Feds unmask mystery hacker who “hamburgled” Burger King Twitter account

Serial hacker is tied to breaches involving Twitter, police, and Paris Hilton.

Federal prosecutors have charged a previously convicted hacker with illegally accessing millions of records sent by Twitter users requesting technical support. The allegations shed new light into the hijacking of Burger King's Twitter account 17 months ago, a case many assumed had gone cold.

Cameron Lacroix, a 25-year-old resident of New Bedford, Massachusetts, agreed last month to plead guilty to a hacking spree that targeted computer networks around the country, some belonging to law enforcement organizations that stored sensitive data. He was also reportedly one of several hackers to steal racy pictures stored on Paris Hilton's poorly secured cell phone in 2005.

On Wednesday, federal prosecutors in San Francisco alleged that from February 16 to 19 in 2013, Lacroix hacked into Zendesk, a provider of customer support services, and used his illegal access to download millions of records belonging to Twitter, one of the many companies that used Zendesk. The support tickets included users' e-mail addresses and contact information. He then used the information to breach at least two high-profile Twitter accounts, according to charging papers filed in US District Court in San Francisco. Prosecutors wrote:

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Monday review – the hot 17 stories of the week

OK, these aren’t just the hot 17 stories of the past week, but of the two weeks before that, too.

If, like us, you’ve been enjoying some downtime over the Christmas and New Year holidays, here’s your quickest way to get back up to speed with Naked Sec…

OK, these aren’t just the hot 17 stories of the past week, but of the two weeks before that, too.

If, like us, you’ve been enjoying some downtime over the Christmas and New Year holidays, here’s your quickest way to get back up to speed with Naked Security…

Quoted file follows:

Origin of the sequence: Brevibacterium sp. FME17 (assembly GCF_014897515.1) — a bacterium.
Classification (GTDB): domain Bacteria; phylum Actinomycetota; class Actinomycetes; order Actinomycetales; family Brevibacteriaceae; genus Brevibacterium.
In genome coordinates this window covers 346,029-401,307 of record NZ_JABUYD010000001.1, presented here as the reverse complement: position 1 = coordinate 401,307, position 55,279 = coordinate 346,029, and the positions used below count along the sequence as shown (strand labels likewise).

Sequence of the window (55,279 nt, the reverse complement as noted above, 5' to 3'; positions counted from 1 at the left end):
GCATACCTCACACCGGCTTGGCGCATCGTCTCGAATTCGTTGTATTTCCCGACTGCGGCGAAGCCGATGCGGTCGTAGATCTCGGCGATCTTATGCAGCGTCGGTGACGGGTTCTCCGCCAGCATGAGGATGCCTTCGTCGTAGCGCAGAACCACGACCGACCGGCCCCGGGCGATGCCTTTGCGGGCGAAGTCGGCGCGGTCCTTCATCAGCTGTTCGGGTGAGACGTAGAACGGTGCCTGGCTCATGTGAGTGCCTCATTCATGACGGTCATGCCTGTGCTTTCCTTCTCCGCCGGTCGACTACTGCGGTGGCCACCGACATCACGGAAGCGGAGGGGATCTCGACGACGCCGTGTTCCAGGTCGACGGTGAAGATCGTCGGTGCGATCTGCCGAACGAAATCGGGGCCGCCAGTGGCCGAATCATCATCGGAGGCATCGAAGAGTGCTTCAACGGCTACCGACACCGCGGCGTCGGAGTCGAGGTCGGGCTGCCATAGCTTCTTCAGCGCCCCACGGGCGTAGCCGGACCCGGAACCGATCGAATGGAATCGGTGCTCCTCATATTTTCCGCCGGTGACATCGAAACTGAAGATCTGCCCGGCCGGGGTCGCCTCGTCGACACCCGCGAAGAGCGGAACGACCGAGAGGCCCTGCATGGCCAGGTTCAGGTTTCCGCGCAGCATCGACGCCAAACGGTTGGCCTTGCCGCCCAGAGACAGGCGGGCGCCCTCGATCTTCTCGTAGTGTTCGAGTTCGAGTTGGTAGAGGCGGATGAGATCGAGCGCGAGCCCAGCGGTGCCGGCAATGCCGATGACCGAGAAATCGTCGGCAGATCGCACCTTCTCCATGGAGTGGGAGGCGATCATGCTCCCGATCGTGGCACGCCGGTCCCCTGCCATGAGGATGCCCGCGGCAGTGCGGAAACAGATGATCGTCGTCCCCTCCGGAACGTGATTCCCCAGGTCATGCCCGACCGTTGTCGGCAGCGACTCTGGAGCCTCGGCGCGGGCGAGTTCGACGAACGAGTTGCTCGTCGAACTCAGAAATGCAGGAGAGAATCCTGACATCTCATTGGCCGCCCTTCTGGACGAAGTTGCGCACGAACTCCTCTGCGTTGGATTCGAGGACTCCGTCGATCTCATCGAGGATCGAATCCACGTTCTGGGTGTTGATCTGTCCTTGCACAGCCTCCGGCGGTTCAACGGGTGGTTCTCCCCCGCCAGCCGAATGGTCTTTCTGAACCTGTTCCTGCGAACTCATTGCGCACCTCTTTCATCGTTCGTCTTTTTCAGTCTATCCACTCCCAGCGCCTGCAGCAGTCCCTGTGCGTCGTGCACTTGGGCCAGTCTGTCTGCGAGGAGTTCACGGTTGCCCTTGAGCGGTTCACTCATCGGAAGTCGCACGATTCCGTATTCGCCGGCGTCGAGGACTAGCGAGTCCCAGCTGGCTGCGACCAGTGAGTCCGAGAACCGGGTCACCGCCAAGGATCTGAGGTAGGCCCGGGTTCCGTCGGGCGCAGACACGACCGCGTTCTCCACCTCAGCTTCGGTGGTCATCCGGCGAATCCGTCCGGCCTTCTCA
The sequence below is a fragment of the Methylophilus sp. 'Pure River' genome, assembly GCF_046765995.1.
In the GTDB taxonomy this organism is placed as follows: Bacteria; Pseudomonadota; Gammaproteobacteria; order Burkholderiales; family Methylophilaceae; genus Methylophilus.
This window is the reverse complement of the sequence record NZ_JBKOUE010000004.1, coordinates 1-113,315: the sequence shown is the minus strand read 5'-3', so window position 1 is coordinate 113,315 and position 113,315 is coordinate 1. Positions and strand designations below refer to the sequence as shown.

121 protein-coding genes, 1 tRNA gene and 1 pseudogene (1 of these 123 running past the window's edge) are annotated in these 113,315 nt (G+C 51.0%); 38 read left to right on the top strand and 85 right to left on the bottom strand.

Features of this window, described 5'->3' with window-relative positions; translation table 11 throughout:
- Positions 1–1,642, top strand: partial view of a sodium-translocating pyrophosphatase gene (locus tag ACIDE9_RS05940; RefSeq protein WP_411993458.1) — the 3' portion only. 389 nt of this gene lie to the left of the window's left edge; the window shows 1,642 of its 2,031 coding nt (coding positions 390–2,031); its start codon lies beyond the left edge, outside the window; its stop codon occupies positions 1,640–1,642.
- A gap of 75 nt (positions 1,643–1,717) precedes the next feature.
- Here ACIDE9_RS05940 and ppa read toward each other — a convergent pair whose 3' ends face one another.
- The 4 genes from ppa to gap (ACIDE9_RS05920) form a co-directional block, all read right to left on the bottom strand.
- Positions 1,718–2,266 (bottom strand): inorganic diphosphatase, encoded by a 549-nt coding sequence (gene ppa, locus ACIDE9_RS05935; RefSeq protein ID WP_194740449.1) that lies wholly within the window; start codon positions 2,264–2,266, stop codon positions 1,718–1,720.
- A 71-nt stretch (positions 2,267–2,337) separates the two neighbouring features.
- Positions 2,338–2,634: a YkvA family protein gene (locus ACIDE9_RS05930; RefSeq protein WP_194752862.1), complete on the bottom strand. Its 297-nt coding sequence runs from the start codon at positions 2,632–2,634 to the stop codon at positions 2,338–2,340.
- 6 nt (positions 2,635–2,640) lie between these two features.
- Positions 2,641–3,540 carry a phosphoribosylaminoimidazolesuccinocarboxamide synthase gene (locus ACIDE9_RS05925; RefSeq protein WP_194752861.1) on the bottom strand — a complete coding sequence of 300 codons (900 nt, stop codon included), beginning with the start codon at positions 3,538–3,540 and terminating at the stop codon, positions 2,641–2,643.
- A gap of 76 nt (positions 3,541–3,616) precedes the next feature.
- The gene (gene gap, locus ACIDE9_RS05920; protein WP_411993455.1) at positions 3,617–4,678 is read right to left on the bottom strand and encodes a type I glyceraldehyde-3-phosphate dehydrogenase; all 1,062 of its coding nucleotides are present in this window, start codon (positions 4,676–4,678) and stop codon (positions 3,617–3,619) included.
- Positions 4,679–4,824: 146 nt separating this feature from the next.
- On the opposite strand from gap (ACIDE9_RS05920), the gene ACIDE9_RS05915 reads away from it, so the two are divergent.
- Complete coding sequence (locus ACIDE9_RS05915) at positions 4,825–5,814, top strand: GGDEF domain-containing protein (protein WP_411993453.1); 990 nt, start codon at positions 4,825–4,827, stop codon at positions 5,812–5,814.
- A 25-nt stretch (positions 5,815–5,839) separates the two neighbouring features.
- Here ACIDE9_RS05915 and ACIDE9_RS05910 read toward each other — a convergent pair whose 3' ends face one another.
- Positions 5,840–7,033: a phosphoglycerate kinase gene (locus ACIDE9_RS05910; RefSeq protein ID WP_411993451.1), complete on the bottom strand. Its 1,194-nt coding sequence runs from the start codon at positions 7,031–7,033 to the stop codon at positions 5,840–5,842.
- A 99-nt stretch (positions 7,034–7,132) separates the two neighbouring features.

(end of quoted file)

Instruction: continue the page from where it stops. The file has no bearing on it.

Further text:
Would you like spam with that? McDonald’s pinged for spamming by Australian regulator

The world-famous restaurant chain McDonald’s was deemed to have been spamming when it implemented a ‘send to friends’ feature on one of its websites.

Does your organisation have any email auto-generation tools? If so, make sure you comply with the law…

The world-famous restaurant chain McDonald’s was deemed to have been spamming when it implemented a ‘send to friends’ feature on one of its websites.

Does your organisation have any email auto-generation tools? If so, make sure you comply with the law…

How a free breakfast day at McDonalds can lead to malware danger

Beware emails claiming to offer you a free breakfast at McDonalds – it could be malware! Read more…

McDonaldsI don’t know if you’re the sort of person who wakes up in the morning, and the first thing you long for is a McDonalds’ breakfast – but if you are, you might just be exactly what malware authors are looking for.

Researchers at SophosLabs have seen a malicious email that has been spammed out across the world in the last couple of days pretending to come from McDonalds.

The email claims that the fast-food giant is offering free breakfasts in each and every of their many thousands of restaurants around the globe. Chances are that there are many people who would love the prospect of munching on a McDonalds first thing in the morning.

McDonalds malware email

Part of the email reads as follows:

McDonalds invites you to The Free Breakfast Day which will take place on 26 June, 2011, in every cafe of ours.

Free Day’s menu!
- Ranch Snack Wrap (Crispy)
- Chicken Selects Premium Breast Strips
- Premium Caesar Salad with Grilled Chicken
- Strawberry Triple Thick Shake
- McCafe Hot Chocolate

Print the invitation card attached to the letter and show it at the cash desk of any of our restaurants.

But beware! There is no such thing as a free lunch.. breakfast.

The attached file is, of course, malicious. Sophos detects the ZIP file as Troj/BredoZp-DV and the Invitation_Card.exe file contained within as the Troj/Bredo-HU Trojan horse.

In an attempt to fool computer users into believing the file is safe, the EXE file has a Word icon.

Don’t forget – you should always be suspicious of unsolicited attachments sent to you via email!